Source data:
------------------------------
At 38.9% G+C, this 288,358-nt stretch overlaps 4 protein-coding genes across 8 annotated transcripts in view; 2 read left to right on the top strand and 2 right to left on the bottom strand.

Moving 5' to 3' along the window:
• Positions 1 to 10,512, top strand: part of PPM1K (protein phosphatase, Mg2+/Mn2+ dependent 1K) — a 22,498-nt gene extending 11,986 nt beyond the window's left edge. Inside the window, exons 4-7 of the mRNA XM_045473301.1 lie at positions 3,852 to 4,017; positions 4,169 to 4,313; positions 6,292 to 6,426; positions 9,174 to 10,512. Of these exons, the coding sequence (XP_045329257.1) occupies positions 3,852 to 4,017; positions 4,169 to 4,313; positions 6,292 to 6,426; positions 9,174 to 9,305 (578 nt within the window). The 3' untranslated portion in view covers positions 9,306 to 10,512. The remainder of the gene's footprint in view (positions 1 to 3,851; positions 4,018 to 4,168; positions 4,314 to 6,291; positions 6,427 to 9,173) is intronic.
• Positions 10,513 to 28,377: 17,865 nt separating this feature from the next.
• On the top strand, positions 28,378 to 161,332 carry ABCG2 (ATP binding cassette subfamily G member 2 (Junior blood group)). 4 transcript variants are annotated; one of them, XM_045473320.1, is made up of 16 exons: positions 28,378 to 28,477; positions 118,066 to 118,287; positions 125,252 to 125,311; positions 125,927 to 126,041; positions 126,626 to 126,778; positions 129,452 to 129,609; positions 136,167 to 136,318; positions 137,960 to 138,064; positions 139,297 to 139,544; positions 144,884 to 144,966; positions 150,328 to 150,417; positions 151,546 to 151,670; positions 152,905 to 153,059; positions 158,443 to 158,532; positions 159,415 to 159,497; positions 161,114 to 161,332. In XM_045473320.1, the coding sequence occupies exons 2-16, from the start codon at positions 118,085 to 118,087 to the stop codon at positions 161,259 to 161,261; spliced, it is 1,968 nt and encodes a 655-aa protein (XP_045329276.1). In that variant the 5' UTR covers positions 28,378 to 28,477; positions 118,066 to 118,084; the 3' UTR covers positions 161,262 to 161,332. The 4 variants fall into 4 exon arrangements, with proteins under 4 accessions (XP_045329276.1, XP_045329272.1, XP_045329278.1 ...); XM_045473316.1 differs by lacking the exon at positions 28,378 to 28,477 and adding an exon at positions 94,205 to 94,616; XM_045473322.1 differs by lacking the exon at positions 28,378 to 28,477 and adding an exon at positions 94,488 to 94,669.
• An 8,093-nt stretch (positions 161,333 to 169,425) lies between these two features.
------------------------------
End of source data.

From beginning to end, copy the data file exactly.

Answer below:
At 38.9% G+C, this 288,358-nt stretch overlaps 4 protein-coding genes across 8 annotated transcripts in view; 2 read left to right on the top strand and 2 right to left on the bottom strand.

Moving 5' to 3' along the window:
• Positions 1 to 10,512, top strand: part of PPM1K (protein phosphatase, Mg2+/Mn2+ dependent 1K) — a 22,498-nt gene extending 11,986 nt beyond the window's left edge. Inside the window, exons 4-7 of the mRNA XM_045473301.1 lie at positions 3,852 to 4,017; positions 4,169 to 4,313; positions 6,292 to 6,426; positions 9,174 to 10,512. Of these exons, the coding sequence (XP_045329257.1) occupies positions 3,852 to 4,017; positions 4,169 to 4,313; positions 6,292 to 6,426; positions 9,174 to 9,305 (578 nt within the window). The 3' untranslated portion in view covers positions 9,306 to 10,512. The remainder of the gene's footprint in view (positions 1 to 3,851; positions 4,018 to 4,168; positions 4,314 to 6,291; positions 6,427 to 9,173) is intronic.
• Positions 10,513 to 28,377: 17,865 nt separating this feature from the next.
• On the top strand, positions 28,378 to 161,332 carry ABCG2 (ATP binding cassette subfamily G member 2 (Junior blood group)). 4 transcript variants are annotated; one of them, XM_045473320.1, is made up of 16 exons: positions 28,378 to 28,477; positions 118,066 to 118,287; positions 125,252 to 125,311; positions 125,927 to 126,041; positions 126,626 to 126,778; positions 129,452 to 129,609; positions 136,167 to 136,318; positions 137,960 to 138,064; positions 139,297 to 139,544; positions 144,884 to 144,966; positions 150,328 to 150,417; positions 151,546 to 151,670; positions 152,905 to 153,059; positions 158,443 to 158,532; positions 159,415 to 159,497; positions 161,114 to 161,332. In XM_045473320.1, the coding sequence occupies exons 2-16, from the start codon at positions 118,085 to 118,087 to the stop codon at positions 161,259 to 161,261; spliced, it is 1,968 nt and encodes a 655-aa protein (XP_045329276.1). In that variant the 5' UTR covers positions 28,378 to 28,477; positions 118,066 to 118,084; the 3' UTR covers positions 161,262 to 161,332. The 4 variants fall into 4 exon arrangements, with proteins under 4 accessions (XP_045329276.1, XP_045329272.1, XP_045329278.1 ...); XM_045473316.1 differs by lacking the exon at positions 28,378 to 28,477 and adding an exon at positions 94,205 to 94,616; XM_045473322.1 differs by lacking the exon at positions 28,378 to 28,477 and adding an exon at positions 94,488 to 94,669.
• An 8,093-nt stretch (positions 161,333 to 169,425) lies between these two features.